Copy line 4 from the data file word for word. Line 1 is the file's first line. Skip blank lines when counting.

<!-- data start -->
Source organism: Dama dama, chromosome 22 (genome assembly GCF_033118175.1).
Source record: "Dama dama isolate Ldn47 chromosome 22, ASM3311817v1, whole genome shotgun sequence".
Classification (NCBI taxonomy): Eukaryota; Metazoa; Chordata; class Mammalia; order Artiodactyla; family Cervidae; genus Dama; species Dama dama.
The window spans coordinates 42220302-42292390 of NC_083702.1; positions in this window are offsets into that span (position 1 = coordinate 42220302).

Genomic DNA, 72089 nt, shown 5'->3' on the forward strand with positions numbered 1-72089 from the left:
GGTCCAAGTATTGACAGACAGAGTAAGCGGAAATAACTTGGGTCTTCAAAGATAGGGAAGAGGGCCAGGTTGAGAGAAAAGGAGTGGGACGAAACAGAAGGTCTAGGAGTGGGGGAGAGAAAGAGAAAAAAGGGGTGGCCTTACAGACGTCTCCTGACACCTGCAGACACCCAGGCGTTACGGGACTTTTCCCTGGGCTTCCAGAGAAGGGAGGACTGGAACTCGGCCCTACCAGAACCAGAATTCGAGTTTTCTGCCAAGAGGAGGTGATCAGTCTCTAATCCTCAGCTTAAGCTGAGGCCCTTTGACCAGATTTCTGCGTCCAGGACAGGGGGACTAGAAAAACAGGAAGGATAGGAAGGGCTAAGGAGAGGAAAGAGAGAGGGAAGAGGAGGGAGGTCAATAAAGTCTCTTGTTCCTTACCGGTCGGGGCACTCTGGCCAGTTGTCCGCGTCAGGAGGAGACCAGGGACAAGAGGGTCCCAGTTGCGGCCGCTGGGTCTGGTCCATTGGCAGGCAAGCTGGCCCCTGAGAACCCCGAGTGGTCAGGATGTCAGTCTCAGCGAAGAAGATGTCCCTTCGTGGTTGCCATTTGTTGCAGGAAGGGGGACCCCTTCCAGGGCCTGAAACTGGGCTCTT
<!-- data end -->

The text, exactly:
The window spans coordinates 42220302-42292390 of NC_083702.1; positions in this window are offsets into that span (position 1 = coordinate 42220302).